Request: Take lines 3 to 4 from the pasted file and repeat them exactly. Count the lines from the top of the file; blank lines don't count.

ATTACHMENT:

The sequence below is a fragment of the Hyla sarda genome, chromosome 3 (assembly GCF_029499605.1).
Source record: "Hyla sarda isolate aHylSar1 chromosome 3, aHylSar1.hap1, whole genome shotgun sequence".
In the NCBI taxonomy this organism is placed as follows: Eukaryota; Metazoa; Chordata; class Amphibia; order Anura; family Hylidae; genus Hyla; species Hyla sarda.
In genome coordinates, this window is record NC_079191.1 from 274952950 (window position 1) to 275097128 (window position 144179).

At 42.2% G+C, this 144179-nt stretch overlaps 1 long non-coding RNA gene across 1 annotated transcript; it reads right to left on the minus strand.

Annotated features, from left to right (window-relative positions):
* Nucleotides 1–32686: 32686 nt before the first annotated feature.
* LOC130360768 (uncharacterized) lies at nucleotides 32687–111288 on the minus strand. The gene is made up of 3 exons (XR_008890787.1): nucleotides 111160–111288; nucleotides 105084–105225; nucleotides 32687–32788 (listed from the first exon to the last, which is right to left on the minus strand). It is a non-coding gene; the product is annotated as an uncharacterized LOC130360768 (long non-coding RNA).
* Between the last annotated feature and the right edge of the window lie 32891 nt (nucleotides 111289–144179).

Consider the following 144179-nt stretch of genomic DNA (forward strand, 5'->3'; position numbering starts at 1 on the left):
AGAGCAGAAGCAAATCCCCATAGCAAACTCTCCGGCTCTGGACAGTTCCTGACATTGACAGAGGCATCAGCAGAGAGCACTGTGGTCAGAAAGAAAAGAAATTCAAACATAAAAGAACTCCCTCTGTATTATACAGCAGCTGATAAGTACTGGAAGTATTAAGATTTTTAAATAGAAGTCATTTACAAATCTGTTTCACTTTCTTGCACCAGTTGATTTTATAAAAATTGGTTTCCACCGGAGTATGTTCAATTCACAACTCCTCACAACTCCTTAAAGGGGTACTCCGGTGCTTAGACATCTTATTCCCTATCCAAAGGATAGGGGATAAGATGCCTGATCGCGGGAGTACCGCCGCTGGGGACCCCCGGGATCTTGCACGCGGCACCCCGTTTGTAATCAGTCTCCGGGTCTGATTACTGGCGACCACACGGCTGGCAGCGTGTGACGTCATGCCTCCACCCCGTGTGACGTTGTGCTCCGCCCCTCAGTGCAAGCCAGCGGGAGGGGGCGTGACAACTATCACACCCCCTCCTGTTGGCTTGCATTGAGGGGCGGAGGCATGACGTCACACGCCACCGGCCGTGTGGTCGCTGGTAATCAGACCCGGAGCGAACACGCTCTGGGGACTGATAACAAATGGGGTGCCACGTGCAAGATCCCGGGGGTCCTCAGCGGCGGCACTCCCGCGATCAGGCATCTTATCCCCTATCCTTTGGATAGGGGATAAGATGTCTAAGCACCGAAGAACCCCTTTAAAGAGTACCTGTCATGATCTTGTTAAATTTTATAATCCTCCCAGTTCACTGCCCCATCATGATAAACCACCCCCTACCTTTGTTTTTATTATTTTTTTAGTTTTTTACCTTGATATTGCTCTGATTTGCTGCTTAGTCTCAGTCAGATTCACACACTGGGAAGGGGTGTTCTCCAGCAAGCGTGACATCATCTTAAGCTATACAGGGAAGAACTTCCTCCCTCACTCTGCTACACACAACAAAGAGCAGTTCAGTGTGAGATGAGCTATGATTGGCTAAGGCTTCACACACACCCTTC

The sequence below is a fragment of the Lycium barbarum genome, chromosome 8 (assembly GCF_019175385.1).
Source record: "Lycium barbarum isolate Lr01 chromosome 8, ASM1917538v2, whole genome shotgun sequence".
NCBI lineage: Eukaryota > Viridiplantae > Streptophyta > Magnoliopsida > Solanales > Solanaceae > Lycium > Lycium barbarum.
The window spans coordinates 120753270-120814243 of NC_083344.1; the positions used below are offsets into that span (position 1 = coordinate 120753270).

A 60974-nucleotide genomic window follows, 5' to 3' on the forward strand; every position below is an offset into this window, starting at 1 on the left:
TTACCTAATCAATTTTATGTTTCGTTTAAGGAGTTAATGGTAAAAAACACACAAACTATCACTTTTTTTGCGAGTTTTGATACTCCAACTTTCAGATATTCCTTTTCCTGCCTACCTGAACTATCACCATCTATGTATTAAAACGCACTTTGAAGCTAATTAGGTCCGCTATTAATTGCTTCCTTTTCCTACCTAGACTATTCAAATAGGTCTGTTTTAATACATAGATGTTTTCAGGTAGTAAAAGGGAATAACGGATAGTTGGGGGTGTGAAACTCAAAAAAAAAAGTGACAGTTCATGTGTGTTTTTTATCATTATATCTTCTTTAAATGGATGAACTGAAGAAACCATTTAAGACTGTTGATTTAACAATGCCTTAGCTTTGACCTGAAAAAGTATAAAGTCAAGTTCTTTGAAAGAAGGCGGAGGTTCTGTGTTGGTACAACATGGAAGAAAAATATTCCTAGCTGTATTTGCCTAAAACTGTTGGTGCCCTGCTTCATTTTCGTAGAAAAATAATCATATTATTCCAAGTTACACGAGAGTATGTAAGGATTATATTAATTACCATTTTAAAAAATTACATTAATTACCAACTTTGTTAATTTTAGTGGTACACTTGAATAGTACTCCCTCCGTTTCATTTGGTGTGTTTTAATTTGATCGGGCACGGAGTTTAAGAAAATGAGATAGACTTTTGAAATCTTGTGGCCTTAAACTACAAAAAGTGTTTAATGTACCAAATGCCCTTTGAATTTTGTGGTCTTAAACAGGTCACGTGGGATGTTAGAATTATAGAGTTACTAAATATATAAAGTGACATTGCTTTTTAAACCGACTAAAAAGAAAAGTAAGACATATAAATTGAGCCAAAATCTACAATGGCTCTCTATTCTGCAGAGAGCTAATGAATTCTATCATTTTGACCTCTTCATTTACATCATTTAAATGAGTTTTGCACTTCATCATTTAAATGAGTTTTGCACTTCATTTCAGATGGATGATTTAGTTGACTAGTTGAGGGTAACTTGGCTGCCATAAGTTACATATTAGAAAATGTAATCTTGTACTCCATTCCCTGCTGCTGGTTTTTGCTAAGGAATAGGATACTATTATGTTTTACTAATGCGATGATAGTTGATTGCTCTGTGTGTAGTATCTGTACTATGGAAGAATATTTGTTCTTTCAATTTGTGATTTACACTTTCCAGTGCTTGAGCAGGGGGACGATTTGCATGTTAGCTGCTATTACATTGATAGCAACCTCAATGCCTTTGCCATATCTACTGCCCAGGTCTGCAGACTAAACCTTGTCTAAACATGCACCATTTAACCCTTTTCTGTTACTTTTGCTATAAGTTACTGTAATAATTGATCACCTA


In the NCBI taxonomy this organism is placed as follows: Eukaryota; Metazoa; Chordata; class Amphibia; order Anura; family Hylidae; genus Hyla; species Hyla sarda.
In genome coordinates, this window is record NC_079191.1 from 274952950 (window position 1) to 275097128 (window position 144179).